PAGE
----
# /etc/init.d/sgemaster.frontend start
# /etc/init.d/sgeexecd.frontend stop
# /etc/init.d/sgeexecd.frontend start

Detailed Setup

1. As root, make sure $SGE_ROOT, etc. are setup correctly on the frontend:
# env | grep SGE
It should return back something like:
If not, source the file /etc/profile.d/sge-binaries.[c]sh or check if the SGE Roll is properly installed and enabled:
# rocks list roll
sge:          5.2     x86_64 yes

2. Run the install_execd script to setup the frontend as a SGE execution host:
# cd $SGE_ROOT
# ./install_execd 
Accept all of the default answers as suggested by the script.

  • NOTE: For the following examples below, the text should be substituted with the actual "short hostname" of your frontend (as reported by the command hostname -s).
For example, if running the command hostname on your frontend returns back the "FQDN long hostname" of:
# hostname
then hostname -s should return back just:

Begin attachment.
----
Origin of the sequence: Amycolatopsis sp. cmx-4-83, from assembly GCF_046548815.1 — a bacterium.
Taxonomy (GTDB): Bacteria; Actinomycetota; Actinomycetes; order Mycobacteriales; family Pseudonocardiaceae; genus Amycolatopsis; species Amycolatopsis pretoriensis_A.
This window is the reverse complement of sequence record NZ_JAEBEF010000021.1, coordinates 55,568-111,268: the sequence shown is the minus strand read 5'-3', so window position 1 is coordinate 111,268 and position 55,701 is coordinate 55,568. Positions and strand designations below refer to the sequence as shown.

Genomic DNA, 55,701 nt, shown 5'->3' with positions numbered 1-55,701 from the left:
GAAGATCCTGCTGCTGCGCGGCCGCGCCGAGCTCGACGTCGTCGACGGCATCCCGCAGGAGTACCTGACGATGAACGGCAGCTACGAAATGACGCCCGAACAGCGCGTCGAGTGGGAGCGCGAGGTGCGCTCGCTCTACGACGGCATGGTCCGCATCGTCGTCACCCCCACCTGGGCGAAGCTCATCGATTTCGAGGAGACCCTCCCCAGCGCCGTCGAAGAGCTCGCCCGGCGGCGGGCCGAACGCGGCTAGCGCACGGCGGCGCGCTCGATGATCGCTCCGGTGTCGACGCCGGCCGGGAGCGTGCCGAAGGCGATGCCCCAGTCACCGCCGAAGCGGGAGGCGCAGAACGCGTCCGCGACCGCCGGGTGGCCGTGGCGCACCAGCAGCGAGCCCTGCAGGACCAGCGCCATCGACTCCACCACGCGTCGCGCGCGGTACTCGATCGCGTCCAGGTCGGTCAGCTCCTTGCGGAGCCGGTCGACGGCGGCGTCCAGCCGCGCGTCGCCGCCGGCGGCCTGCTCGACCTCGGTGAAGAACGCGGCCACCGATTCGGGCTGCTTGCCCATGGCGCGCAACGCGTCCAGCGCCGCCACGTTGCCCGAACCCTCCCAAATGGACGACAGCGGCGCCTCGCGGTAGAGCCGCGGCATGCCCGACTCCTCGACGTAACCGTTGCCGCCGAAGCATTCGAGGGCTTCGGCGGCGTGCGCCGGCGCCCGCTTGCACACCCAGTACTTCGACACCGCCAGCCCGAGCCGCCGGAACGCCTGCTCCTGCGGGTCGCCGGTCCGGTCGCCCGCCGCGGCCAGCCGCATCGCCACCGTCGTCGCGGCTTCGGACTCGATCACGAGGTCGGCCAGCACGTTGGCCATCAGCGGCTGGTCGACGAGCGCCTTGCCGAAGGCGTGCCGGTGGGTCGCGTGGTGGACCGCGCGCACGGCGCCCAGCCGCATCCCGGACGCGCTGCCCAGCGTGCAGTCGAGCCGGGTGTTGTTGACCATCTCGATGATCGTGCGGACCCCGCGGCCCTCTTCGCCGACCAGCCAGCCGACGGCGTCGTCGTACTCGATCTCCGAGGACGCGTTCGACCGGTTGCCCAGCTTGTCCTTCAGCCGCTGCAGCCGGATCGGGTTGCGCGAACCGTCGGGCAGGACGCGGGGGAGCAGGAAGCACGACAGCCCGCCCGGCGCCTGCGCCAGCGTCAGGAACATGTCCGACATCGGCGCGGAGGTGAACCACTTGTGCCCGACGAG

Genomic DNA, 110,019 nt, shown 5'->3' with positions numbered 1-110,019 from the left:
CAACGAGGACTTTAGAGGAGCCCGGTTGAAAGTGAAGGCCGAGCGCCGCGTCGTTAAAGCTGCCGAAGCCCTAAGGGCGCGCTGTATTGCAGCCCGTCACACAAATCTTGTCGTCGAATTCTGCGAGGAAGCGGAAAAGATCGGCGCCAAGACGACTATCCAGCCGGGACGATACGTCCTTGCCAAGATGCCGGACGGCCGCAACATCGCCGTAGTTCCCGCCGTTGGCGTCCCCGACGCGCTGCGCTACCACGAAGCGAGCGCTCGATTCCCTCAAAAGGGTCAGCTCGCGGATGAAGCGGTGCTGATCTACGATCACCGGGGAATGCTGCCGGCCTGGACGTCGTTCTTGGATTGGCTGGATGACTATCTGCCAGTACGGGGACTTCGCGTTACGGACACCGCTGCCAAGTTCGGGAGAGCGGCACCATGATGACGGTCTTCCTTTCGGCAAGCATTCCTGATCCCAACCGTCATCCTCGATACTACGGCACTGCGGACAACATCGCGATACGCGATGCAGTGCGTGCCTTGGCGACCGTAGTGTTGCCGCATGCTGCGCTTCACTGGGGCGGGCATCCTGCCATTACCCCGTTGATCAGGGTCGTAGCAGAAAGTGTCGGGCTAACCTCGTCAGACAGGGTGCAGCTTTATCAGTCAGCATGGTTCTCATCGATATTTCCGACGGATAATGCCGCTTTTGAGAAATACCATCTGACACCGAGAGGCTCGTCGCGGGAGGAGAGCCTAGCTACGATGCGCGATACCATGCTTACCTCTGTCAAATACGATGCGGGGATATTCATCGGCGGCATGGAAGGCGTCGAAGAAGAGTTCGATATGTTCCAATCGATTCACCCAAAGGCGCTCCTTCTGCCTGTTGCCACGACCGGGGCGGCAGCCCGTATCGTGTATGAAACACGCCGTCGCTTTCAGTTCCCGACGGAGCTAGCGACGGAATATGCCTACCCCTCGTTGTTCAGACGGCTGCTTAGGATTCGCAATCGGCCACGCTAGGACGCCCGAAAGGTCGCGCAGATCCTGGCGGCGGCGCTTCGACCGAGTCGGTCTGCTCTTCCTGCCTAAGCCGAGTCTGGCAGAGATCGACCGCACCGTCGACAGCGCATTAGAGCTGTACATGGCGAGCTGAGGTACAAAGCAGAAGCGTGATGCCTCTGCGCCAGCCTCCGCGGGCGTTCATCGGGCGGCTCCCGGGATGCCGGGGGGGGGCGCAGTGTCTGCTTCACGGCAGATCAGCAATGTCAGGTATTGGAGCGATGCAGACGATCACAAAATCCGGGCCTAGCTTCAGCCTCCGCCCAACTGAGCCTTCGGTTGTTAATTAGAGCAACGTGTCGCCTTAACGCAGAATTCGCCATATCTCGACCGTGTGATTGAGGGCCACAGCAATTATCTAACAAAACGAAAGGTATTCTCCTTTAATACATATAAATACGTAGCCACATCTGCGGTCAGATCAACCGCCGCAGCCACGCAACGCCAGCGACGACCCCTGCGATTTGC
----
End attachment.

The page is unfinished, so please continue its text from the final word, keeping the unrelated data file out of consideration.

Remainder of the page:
# hostname -s

3. Verify that the number of job slots for the frontend is equal to the number of physical processors/cores on your frontend that you wish to make available for queued jobs by checking the value of the slots parameter of the queue configuration for all.q:
# qconf -sq all.q | grep slots
slots                 1,[compute-0-0.local=4],[.local=4]
The [.local=4] means that SGE can run up to 4 jobs on the frontend. Be aware that since the frontend is normally used for other tasks besides running compute jobs, it is recommended that not all the installed physical processors/cores on the frontend be available to be scheduled by SGE to avoid overloading the frontend.
For example, on a 4-core frontend, to configure SGE to use only up to 3 of the 4 cores, you can modify the slots for .local from 4 to 3 by typing: